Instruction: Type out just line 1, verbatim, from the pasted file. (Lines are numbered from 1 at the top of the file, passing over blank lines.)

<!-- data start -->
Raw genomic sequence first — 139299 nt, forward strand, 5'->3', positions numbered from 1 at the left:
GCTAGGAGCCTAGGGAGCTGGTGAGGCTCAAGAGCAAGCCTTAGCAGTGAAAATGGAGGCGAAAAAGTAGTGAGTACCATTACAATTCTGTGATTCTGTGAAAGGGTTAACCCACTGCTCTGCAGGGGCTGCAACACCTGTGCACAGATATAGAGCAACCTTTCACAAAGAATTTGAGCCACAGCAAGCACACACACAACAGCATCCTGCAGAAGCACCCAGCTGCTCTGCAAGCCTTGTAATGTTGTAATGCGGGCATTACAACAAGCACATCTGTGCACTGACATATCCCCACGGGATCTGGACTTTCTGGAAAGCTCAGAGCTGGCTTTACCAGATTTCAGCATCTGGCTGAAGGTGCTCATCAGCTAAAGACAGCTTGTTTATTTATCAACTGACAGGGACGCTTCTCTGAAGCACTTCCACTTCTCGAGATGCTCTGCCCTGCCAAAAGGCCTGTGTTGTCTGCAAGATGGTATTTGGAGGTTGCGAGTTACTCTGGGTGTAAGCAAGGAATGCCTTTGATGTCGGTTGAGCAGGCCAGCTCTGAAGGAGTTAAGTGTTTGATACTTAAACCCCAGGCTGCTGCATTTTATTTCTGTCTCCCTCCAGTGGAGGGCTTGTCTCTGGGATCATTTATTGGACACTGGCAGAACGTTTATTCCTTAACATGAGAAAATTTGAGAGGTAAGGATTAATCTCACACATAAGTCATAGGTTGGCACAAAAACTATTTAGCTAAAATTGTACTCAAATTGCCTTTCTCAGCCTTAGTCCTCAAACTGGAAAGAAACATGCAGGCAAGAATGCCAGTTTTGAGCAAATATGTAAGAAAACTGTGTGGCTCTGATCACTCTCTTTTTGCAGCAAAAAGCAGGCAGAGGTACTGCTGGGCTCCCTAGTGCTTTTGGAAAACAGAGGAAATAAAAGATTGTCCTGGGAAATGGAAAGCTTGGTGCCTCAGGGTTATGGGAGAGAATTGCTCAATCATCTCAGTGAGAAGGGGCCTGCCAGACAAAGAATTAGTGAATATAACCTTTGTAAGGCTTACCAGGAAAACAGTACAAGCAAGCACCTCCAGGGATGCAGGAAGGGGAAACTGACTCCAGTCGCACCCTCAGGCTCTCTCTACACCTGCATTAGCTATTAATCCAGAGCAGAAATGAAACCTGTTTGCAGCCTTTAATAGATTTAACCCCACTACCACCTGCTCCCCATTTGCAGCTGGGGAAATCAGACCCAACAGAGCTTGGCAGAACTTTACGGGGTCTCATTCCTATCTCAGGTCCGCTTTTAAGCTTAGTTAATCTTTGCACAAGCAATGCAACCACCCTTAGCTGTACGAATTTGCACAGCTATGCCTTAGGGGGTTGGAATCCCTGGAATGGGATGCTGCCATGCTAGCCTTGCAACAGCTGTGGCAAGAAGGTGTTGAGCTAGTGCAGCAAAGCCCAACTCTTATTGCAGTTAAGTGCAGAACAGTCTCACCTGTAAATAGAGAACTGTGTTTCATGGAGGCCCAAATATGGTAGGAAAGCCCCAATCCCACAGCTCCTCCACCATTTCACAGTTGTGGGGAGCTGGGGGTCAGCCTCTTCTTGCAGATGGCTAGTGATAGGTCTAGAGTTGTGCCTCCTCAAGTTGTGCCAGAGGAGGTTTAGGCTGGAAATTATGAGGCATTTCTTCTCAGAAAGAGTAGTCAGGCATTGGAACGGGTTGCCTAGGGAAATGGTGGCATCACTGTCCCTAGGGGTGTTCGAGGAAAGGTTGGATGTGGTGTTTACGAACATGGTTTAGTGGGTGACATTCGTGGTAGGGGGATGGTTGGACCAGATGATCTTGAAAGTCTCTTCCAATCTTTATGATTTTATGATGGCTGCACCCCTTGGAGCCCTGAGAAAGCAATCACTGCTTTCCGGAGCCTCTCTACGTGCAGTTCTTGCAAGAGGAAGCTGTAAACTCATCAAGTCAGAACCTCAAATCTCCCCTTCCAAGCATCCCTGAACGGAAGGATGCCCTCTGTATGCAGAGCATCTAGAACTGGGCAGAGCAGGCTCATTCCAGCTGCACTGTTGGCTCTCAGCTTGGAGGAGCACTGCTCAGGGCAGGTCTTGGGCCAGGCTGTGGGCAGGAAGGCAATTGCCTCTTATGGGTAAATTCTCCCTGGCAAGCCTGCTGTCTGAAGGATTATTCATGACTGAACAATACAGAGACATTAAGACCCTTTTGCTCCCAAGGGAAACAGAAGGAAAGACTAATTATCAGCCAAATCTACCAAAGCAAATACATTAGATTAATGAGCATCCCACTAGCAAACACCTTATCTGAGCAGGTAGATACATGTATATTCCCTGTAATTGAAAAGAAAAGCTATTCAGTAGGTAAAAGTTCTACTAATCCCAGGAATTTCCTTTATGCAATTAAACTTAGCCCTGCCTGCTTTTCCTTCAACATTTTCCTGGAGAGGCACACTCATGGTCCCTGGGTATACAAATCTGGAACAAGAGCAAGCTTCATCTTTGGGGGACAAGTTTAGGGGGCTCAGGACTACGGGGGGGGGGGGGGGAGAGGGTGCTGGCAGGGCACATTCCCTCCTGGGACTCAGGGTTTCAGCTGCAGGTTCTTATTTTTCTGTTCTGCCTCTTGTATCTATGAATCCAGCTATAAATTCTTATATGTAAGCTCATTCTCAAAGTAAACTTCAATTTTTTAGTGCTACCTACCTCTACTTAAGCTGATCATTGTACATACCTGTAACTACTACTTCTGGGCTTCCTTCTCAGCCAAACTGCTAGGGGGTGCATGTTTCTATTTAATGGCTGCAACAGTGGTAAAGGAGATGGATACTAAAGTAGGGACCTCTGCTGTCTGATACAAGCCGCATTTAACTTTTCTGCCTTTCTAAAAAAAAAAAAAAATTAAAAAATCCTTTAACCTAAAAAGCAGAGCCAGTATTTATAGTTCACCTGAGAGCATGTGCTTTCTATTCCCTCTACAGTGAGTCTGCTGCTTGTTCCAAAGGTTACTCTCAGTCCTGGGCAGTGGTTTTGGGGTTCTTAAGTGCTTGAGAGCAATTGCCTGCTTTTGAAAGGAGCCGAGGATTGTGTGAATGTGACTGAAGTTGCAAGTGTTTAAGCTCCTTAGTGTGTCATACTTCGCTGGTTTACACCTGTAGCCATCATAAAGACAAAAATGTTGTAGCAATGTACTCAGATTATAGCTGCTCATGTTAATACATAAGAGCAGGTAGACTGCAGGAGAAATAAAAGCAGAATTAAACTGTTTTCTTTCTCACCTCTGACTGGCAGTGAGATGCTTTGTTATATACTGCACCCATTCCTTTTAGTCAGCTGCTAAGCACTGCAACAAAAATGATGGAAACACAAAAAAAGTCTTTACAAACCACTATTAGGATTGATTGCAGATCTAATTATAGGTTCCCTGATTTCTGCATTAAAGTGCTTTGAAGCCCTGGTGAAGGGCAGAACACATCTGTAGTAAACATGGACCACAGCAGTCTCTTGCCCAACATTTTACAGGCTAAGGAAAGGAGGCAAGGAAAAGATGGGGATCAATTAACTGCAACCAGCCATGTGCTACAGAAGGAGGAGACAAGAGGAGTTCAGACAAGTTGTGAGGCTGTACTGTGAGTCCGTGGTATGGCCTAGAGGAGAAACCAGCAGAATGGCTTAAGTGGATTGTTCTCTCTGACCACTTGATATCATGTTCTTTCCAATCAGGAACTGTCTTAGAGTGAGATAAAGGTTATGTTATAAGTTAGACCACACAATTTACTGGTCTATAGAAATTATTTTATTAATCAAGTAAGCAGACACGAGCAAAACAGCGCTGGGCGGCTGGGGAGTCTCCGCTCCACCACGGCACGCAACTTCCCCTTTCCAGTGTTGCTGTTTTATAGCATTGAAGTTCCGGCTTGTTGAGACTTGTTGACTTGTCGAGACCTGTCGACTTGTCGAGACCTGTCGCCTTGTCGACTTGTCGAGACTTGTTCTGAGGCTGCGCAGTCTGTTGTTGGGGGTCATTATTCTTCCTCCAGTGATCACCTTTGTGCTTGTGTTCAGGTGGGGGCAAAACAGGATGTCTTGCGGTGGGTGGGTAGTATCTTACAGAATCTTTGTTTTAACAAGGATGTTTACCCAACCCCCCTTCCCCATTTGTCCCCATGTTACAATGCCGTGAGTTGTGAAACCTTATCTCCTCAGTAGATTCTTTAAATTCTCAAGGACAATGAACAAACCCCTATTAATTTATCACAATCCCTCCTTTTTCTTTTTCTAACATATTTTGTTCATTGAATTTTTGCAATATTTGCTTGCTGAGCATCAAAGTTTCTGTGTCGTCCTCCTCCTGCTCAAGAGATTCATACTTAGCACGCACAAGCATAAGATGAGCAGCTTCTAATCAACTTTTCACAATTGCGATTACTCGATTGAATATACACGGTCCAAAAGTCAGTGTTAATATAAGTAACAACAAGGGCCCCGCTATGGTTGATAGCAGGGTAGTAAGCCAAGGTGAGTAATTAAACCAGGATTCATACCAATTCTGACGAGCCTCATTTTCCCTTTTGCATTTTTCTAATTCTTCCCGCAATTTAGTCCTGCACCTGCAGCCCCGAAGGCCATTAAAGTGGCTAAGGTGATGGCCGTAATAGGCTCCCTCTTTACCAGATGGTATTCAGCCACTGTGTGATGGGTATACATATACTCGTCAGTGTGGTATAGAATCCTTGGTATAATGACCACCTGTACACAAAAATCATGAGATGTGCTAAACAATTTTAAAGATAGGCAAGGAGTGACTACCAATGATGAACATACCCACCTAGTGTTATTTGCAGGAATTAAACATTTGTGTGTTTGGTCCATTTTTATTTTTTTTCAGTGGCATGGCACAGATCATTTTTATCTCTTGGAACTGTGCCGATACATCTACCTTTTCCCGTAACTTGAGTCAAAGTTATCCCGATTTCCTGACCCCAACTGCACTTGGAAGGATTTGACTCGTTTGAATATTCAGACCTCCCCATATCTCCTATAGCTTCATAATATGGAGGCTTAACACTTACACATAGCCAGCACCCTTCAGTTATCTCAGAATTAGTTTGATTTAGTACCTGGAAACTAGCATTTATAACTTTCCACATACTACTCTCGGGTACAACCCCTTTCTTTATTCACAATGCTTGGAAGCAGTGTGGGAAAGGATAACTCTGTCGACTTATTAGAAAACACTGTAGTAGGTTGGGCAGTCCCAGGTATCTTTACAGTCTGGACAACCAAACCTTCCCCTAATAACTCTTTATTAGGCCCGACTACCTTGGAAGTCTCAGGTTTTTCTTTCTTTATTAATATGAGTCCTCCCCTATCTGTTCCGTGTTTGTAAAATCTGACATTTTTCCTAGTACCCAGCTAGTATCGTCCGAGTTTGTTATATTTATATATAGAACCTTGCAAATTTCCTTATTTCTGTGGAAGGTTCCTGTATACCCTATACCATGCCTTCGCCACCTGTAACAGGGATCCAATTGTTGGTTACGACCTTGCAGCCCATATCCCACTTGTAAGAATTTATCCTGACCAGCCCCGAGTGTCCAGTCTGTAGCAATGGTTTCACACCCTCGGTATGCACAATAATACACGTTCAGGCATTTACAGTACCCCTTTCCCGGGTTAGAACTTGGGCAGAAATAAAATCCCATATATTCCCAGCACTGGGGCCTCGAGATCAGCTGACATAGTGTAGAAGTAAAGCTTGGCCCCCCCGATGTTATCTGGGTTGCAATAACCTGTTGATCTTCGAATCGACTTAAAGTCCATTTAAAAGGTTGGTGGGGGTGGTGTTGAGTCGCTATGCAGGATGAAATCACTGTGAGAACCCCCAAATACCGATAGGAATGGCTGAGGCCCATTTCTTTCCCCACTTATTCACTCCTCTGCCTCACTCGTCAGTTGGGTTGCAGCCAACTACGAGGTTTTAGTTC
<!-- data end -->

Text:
Raw genomic sequence first — 139299 nt, forward strand, 5'->3', positions numbered from 1 at the left: